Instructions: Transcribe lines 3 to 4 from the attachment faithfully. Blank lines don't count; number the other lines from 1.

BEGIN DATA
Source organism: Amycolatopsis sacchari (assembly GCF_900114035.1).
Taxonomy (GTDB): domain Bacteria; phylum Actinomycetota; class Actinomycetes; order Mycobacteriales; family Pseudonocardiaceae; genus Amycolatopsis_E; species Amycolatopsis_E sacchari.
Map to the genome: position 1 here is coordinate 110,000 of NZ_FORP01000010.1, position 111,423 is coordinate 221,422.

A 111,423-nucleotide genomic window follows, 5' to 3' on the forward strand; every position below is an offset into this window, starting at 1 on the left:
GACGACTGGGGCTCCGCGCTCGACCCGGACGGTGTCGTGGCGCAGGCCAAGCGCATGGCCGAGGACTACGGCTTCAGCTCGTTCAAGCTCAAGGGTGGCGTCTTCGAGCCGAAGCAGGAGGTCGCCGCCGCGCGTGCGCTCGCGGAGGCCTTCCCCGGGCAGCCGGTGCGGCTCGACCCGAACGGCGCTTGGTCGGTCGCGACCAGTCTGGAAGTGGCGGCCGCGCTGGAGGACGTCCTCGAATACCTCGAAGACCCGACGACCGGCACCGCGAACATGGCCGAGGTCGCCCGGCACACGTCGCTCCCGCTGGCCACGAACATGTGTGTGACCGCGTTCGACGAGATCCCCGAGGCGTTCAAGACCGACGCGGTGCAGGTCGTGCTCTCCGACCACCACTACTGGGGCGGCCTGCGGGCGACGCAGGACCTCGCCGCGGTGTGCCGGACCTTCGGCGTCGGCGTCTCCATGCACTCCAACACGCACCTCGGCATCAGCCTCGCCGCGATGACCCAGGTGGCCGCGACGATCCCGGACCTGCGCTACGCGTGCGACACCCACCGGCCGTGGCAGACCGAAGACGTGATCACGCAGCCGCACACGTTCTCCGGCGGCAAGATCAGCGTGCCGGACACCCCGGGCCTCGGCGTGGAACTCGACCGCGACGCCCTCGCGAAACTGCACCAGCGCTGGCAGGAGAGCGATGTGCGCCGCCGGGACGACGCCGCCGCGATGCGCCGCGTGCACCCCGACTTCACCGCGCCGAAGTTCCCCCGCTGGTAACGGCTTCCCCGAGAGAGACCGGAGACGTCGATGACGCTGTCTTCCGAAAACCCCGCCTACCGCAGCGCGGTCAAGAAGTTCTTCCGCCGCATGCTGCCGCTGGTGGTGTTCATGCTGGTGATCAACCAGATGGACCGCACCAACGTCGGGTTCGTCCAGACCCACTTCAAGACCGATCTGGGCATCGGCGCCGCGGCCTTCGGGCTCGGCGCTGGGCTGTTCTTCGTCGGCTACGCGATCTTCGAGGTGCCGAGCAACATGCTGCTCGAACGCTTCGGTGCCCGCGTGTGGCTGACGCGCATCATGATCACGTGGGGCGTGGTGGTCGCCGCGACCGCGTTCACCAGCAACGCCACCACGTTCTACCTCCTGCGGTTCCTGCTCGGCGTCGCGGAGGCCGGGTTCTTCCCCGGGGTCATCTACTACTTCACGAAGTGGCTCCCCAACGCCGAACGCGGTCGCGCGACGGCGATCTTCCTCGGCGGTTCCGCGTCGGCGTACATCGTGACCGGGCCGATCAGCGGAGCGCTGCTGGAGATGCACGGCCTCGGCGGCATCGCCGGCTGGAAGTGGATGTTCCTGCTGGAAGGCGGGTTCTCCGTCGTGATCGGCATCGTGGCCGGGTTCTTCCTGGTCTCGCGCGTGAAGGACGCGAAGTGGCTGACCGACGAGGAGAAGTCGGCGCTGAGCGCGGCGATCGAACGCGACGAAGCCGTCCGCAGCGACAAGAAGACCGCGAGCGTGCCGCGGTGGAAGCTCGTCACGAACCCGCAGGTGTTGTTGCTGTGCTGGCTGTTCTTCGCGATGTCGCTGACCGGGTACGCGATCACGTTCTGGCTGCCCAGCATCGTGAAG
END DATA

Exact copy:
Map to the genome: position 1 here is coordinate 110,000 of NZ_FORP01000010.1, position 111,423 is coordinate 221,422.

A 111,423-nucleotide genomic window follows, 5' to 3' on the forward strand; every position below is an offset into this window, starting at 1 on the left: